School Psychology Forum

General Issue
Volume 8, Issue 2 (Summer 2014 )

Editor: Steven R. Shaw

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  • Mother-Daughter Agreement on Adolescent Adopted Chinese Girls' Academic Performance and Internalizing Symptoms

    Tony Xing Tan & Travis Marn

    ABSTRACT: This study reported mother–daughter agreement on adolescent adopted Chinese girls' adjustment. Data on the girls' academic performance and internalizing syndromes were collected from the adopted Chinese girls and their adoptive mothers separately. The adoptive mothers also provided data on mother–daughter relationship quality. There were 219 girls who were in secondary schools and were 13.6 years (SD52.1) and were adopted from China at 17.4 months (SD518.2). Consistent with existing literature on nonadopted adolescents, the mother–daughter agreement on the adopted Chinese girls' adjustment was modest to moderate. Age of the girls positively correlated with self-reported anxiety, depression, and attention problems. Better mother–daughter relationship quality was positively correlated with mother-reported and self-reported academic performance but negatively correlated with mother-reported depression, social problems, and attention problems and with self-reported depression. Finally, mother–daughter relationship quality was negatively correlated with mother–daughter discrepancy in adoptees' anxiety, depression, and attention problems. Implications of these findings for the practice of school psychologists were discussed.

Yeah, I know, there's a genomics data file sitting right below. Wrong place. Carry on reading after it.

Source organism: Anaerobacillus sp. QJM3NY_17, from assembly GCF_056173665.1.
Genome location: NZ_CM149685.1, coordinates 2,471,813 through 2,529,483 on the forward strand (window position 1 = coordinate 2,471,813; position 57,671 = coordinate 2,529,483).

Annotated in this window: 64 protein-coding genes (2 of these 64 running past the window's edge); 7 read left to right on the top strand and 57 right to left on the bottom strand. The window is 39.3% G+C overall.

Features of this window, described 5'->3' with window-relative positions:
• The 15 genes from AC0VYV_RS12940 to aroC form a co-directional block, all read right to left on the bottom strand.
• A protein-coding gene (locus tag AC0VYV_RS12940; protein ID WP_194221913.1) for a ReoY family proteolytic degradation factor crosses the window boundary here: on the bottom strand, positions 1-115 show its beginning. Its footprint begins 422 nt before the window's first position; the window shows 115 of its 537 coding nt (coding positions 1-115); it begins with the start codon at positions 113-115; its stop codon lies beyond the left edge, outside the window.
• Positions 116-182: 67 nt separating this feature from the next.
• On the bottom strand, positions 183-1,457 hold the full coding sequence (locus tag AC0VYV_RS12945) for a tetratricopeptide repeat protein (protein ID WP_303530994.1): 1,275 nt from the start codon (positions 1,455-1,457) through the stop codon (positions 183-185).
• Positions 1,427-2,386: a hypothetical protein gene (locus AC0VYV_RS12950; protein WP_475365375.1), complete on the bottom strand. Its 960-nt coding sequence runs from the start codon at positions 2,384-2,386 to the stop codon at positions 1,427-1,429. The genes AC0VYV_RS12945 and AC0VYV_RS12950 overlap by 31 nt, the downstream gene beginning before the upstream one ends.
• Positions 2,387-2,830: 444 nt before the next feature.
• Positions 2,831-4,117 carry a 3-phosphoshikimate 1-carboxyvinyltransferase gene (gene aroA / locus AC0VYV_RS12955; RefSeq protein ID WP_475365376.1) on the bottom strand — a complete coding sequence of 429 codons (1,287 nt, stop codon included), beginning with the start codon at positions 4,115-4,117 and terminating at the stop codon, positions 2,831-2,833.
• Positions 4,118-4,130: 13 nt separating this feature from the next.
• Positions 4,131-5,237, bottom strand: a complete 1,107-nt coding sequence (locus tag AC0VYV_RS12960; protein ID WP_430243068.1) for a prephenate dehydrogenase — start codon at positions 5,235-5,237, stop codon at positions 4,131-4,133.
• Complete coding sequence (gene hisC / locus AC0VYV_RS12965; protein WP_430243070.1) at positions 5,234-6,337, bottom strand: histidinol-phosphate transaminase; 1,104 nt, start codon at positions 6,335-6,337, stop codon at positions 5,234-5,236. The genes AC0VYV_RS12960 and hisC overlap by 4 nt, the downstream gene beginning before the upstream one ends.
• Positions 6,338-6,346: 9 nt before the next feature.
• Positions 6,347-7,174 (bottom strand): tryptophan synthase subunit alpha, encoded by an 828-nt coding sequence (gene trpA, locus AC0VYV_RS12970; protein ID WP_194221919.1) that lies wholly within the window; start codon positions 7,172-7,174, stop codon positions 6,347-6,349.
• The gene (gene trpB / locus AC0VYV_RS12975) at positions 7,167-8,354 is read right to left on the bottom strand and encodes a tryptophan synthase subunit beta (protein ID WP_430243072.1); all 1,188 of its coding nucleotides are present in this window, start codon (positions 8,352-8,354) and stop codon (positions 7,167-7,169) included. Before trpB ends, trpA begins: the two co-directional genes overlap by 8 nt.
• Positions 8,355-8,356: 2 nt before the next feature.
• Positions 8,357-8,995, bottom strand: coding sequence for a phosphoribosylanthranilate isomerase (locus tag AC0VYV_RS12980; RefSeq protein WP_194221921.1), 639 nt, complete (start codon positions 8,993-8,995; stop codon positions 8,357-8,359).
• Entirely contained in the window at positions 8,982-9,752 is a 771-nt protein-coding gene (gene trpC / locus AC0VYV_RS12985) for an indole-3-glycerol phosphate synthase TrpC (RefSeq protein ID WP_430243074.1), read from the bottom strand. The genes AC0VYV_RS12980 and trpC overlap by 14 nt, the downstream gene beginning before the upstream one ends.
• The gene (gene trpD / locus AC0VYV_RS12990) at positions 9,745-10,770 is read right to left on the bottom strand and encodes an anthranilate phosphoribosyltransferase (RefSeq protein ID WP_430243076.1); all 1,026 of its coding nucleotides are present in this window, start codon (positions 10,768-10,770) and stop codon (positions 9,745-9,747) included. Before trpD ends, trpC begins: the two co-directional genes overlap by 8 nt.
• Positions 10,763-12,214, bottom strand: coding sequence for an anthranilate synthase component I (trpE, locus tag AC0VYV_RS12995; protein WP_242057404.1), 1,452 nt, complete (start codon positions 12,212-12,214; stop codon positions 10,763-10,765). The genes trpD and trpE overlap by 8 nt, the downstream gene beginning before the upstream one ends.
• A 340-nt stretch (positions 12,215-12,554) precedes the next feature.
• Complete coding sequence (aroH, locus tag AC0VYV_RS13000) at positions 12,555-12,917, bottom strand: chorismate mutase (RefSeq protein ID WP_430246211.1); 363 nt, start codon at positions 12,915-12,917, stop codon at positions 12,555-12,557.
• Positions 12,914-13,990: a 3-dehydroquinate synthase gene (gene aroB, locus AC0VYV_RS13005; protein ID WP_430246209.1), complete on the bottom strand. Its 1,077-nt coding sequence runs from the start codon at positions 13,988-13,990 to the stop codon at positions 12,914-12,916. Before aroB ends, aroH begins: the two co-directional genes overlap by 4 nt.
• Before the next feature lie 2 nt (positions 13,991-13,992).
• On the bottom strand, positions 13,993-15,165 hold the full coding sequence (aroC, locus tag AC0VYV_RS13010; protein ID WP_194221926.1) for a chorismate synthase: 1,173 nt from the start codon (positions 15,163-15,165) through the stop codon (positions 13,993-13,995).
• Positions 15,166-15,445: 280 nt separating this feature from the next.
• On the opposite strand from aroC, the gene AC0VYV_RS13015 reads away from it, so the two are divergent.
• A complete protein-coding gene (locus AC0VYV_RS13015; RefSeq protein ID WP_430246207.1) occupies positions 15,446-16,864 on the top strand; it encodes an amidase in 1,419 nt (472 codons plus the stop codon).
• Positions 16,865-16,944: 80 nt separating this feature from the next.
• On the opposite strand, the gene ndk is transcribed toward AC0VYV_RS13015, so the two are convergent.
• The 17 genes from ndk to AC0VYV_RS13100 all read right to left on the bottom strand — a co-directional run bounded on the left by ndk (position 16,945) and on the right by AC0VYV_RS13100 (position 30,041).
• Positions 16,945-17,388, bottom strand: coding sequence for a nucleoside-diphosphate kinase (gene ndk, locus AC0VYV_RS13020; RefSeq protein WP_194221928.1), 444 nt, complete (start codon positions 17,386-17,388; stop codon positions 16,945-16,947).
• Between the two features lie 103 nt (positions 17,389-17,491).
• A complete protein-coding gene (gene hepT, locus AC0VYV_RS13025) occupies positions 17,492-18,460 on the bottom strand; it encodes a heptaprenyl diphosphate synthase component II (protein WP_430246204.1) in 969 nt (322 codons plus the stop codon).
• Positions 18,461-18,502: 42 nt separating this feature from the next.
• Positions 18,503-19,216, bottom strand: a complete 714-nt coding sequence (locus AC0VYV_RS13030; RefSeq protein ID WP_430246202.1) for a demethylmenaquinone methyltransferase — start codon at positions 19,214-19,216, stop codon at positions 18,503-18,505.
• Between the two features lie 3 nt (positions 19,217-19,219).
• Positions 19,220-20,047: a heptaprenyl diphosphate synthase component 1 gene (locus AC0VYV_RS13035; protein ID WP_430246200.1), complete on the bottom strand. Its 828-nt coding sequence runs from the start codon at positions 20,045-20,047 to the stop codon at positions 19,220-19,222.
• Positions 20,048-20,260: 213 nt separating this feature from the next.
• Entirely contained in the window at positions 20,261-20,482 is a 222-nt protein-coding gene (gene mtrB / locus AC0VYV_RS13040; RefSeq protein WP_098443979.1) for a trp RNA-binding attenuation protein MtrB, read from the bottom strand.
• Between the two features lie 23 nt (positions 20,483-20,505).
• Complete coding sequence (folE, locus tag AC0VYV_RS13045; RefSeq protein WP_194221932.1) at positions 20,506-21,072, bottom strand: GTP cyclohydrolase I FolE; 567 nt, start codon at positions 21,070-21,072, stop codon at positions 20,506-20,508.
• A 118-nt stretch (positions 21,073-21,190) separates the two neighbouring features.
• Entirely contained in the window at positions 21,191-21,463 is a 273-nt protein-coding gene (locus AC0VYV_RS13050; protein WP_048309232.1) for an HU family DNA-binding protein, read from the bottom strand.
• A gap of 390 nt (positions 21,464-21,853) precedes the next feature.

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  • Efficiency of Oral Incremental Rehearsal Versus Written Incremental Rehearsal on Students' Rate, Retention, and Generalization of Spelling Words

    Dru Garcia, Laurice M. Joseph, Sheila Alber-Morgan, & Moira Konrad

    ABSTRACT: The purpose of this study was to examine the efficiency of an incremental rehearsal oral versus an incremental rehearsal written procedure on a sample of primary grade children's weekly spelling performance. Participants included five second and one first grader who were in need of help with their spelling according to their teachers. An alternating treatment design was used to compare incremental rehearsal oral with incremental rehearsal written instructional conditions. Accuracy, rate, retention, and generalization measures were used to determine which incremental rehearsal method was most efficient for helping these children practice spelling words. Overall, findings revealed that the oral incremental rehearsal was most efficient as children spelled words at higher rates under that instructional condition. On maintenance and generalization probes, children demonstrated similar spelling performance on the words that were taught in respective incremental rehearsal conditions. Implications for practitioners with regard to helping children practice their weekly spelling words are provided.

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